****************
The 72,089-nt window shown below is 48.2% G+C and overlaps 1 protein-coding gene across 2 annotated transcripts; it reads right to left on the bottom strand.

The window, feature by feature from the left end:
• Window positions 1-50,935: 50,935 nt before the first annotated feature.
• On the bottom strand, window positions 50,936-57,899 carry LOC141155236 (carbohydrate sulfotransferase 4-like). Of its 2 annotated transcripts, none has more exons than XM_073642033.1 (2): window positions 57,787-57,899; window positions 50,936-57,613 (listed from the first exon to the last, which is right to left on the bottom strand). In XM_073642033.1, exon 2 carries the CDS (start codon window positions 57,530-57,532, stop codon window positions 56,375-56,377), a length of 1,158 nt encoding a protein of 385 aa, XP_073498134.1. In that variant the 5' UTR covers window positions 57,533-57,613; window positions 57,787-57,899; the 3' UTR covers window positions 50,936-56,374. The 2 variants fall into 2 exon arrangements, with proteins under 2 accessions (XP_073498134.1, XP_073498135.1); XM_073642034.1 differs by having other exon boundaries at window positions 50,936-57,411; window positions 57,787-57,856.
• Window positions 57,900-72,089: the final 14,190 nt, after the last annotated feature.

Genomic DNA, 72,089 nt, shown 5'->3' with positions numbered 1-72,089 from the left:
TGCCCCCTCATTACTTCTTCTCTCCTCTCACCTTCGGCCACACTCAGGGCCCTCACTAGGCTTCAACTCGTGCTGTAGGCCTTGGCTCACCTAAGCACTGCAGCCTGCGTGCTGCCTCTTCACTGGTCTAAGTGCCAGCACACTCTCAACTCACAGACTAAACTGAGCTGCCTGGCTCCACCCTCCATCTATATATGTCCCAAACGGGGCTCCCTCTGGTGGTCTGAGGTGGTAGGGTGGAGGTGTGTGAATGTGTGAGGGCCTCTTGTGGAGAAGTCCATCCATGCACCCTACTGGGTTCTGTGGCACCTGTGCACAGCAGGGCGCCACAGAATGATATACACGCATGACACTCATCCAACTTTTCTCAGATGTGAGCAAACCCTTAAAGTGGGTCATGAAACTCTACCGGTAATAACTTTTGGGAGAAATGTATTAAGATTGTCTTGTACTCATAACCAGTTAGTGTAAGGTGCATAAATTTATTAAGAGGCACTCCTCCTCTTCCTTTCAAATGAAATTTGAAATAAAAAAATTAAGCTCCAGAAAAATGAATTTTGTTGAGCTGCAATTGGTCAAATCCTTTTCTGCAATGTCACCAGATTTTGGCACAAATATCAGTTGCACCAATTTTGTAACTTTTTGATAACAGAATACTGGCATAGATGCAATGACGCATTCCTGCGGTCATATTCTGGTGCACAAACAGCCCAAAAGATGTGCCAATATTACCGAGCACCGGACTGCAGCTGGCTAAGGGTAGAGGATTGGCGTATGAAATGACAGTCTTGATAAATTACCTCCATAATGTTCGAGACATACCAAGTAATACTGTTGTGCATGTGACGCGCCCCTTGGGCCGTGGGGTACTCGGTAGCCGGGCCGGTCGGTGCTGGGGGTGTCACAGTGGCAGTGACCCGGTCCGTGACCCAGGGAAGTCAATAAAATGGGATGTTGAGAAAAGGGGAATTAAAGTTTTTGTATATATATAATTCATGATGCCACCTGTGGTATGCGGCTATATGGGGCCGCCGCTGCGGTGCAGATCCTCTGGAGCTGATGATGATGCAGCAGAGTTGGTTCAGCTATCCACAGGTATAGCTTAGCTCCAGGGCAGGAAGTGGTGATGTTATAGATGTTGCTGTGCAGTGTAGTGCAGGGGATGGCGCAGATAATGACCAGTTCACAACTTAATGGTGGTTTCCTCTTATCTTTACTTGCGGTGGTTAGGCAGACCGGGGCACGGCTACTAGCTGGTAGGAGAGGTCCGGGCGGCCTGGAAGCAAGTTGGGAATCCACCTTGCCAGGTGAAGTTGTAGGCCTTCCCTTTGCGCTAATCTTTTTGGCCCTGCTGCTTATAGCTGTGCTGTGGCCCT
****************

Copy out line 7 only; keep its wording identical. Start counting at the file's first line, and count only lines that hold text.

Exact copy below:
TGCCCCCTCATTACTTCTTCTCTCCTCTCACCTTCGGCCACACTCAGGGCCCTCACTAGGCTTCAACTCGTGCTGTAGGCCTTGGCTCACCTAAGCACTGCAGCCTGCGTGCTGCCTCTTCACTGGTCTAAGTGCCAGCACACTCTCAACTCACAGACTAAACTGAGCTGCCTGGCTCCACCCTCCATCTATATATGTCCCAAACGGGGCTCCCTCTGGTGGTCTGAGGTGGTAGGGTGGAGGTGTGTGAATGTGTGAGGGCCTCTTGTGGAGAAGTCCATCCATGCACCCTACTGGGTTCTGTGGCACCTGTGCACAGCAGGGCGCCACAGAATGATATACACGCATGACACTCATCCAACTTTTCTCAGATGTGAGCAAACCCTTAAAGTGGGTCATGAAACTCTACCGGTAATAACTTTTGGGAGAAATGTATTAAGATTGTCTTGTACTCATAACCAGTTAGTGTAAGGTGCATAAATTTATTAAGAGGCACTCCTCCTCTTCCTTTCAAATGAAATTTGAAATAAAAAAATTAAGCTCCAGAAAAATGAATTTTGTTGAGCTGCAATTGGTCAAATCCTTTTCTGCAATGTCACCAGATTTTGGCACAAATATCAGTTGCACCAATTTTGTAACTTTTTGATAACAGAATACTGGCATAGATGCAATGACGCATTCCTGCGGTCATATTCTGGTGCACAAACAGCCCAAAAGATGTGCCAATATTACCGAGCACCGGACTGCAGCTGGCTAAGGGTAGAGGATTGGCGTATGAAATGACAGTCTTGATAAATTACCTCCATAATGTTCGAGACATACCAAGTAATACTGTTGTGCATGTGACGCGCCCCTTGGGCCGTGGGGTACTCGGTAGCCGGGCCGGTCGGTGCTGGGGGTGTCACAGTGGCAGTGACCCGGTCCGTGACCCAGGGAAGTCAATAAAATGGGATGTTGAGAAAAGGGGAATTAAAGTTTTTGTATATATATAATTCATGATGCCACCTGTGGTATGCGGCTATATGGGGCCGCCGCTGCGGTGCAGATCCTCTGGAGCTGATGATGATGCAGCAGAGTTGGTTCAGCTATCCACAGGTATAGCTTAGCTCCAGGGCAGGAAGTGGTGATGTTATAGATGTTGCTGTGCAGTGTAGTGCAGGGGATGGCGCAGATAATGACCAGTTCACAACTTAATGGTGGTTTCCTCTTATCTTTACTTGCGGTGGTTAGGCAGACCGGGGCACGGCTACTAGCTGGTAGGAGAGGTCCGGGCGGCCTGGAAGCAAGTTGGGAATCCACCTTGCCAGGTGAAGTTGTAGGCCTTCCCTTTGCGCTAATCTTTTTGGCCCTGCTGCTTATAGCTGTGCTGTGGCCCT